20 Banks Slashing Jobs in 2011

Bank layoff slideshow updated with latest news of layoffs at Morgan Stanley.

NEW YORK ( TheStreet) -- Banks across the world slashed jobs in 2011 as they coped with a difficult macroeconomic environment that has been sparked by the European debt crisis, tighter regulations and pressure to improve shareholder returns.

The cuts, totaling 120,000 announced so far according to Reuters, are not yet as bloody as those seen in 2008 and 2009, but analysts expect further headcount reductions to be inevitable as banks in Europe begin their deleveraging process.

While European banks have been leading the job cuts, banks in the U.S. are also increasing their focus on expenses, with revenue growth still remaining elusive.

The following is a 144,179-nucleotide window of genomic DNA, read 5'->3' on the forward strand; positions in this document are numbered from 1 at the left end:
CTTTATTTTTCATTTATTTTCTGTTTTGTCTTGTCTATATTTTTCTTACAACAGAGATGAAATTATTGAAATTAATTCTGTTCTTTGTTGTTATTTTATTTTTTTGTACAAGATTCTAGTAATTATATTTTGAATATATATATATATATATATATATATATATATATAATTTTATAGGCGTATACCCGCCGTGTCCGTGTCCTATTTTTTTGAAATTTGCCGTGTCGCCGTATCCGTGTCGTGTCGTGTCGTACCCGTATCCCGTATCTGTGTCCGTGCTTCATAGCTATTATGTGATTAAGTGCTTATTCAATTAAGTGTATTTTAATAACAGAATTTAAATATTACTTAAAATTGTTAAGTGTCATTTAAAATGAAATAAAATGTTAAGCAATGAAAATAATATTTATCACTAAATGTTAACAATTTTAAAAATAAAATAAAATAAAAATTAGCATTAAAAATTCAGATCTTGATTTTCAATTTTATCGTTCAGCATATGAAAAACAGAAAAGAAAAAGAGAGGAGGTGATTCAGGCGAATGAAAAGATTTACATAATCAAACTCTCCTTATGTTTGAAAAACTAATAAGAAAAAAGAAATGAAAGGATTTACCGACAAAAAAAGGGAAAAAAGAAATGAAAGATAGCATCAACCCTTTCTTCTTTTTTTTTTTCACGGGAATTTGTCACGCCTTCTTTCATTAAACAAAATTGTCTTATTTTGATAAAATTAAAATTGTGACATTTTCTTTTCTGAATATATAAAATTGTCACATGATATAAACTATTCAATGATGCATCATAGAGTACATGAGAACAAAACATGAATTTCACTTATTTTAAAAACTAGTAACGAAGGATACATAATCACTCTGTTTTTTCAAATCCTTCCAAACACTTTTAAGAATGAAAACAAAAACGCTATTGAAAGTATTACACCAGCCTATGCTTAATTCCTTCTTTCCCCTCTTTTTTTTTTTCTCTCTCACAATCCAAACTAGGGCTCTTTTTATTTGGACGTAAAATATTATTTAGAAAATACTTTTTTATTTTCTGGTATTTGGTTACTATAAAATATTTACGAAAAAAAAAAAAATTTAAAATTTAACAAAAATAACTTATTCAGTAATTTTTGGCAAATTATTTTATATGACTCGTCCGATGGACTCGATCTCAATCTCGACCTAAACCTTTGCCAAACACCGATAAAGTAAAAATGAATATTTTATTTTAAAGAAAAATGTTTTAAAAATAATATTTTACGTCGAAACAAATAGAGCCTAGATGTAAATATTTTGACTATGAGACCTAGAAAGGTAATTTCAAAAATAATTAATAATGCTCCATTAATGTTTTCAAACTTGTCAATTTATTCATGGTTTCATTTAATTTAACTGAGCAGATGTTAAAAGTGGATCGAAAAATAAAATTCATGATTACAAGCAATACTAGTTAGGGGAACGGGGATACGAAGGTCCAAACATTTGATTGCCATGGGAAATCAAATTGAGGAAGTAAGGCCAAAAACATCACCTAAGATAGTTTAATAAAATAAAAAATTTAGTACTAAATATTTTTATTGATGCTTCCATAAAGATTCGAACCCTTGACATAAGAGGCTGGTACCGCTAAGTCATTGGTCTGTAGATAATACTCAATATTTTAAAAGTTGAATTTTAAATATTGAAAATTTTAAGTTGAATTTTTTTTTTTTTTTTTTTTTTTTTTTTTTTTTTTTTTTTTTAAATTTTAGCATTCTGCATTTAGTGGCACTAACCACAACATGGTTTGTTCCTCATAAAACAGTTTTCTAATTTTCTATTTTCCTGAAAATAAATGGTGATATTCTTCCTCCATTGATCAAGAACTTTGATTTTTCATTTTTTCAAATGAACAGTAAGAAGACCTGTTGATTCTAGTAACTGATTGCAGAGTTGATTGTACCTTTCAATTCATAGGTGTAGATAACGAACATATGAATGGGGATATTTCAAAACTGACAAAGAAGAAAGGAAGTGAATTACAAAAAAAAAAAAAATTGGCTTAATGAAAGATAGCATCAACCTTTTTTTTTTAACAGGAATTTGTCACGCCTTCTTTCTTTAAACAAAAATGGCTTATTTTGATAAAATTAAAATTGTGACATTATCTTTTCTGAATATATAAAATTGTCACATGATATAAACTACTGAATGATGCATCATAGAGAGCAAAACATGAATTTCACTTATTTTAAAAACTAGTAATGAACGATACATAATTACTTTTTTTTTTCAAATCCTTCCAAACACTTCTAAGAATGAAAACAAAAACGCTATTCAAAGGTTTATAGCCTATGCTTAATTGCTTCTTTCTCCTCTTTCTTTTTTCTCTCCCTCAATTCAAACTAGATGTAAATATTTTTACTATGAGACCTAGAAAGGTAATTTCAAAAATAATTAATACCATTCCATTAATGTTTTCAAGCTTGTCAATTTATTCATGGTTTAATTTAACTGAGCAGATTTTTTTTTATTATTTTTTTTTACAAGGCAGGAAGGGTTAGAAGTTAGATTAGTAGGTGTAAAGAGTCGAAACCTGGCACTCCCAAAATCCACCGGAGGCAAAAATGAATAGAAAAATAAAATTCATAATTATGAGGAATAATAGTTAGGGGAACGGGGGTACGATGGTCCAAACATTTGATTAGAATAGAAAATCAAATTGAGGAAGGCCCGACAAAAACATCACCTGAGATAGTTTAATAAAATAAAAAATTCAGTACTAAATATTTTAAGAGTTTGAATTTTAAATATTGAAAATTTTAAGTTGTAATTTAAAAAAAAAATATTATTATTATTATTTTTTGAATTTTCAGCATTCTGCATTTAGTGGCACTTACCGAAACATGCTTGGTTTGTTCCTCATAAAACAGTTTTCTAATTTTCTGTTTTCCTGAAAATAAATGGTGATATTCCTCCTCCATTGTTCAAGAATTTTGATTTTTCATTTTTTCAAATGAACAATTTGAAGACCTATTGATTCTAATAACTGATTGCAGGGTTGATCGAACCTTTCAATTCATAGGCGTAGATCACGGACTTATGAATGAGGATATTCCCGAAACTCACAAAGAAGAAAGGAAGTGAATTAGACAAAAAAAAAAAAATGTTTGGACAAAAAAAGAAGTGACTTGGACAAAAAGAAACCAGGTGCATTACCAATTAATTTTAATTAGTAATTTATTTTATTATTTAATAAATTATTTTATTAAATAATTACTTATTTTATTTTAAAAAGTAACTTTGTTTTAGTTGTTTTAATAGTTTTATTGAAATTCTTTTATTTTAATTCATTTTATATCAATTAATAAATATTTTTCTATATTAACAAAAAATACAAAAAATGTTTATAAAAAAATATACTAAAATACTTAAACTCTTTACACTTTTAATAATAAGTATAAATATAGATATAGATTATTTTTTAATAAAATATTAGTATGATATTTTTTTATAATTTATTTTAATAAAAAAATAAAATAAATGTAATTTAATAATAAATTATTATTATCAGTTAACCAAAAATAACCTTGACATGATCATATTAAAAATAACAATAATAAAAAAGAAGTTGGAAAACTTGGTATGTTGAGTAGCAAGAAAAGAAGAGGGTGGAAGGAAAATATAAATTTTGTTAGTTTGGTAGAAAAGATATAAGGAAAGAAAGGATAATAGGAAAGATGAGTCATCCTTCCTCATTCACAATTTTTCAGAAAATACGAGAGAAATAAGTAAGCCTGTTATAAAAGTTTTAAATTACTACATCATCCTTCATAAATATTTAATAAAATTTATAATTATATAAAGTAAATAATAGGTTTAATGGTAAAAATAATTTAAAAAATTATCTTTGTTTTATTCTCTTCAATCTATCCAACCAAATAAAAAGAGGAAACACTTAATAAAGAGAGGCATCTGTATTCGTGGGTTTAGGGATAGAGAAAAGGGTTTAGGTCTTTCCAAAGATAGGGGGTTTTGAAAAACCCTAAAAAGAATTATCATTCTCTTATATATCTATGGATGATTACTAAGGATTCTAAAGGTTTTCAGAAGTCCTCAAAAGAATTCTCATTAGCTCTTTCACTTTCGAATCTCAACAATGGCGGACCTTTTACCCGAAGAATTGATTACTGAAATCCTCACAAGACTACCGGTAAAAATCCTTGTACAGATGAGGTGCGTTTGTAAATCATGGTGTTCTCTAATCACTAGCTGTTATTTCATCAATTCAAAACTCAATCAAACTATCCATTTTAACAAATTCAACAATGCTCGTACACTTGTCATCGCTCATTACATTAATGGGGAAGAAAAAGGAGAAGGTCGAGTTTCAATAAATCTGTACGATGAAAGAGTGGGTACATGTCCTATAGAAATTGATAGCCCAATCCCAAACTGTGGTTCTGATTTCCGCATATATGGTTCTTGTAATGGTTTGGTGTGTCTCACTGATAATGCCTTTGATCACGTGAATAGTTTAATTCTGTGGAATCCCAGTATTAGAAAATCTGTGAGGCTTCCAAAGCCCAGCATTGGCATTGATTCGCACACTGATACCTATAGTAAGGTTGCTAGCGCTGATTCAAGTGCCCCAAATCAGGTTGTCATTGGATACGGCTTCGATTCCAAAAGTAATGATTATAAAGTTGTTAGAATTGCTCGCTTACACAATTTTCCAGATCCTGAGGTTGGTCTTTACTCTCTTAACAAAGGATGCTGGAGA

For investment banks, which dominate the list, compensation is the biggest cost driver, often accounting for 50% of operating expenses. A small change in the compensation-to-revenue ratio can go a long way in improving return on equity -- a key metric of profitability for shareholders.

As for commercial banks, they have been able to trump analyst expectations through massive improvements in credit quality so far. But with that metric no longer a surprise, analysts are starting to focus on steadily rising expenses and their impact on the bottom line.

Also worth noting is that while they cut jobs in some divisions, global banks continue to invest in growth areas, so the overall reduction in headcount might be less than reported.

Read on to find out which banks have been sharpening the ax in recent months.

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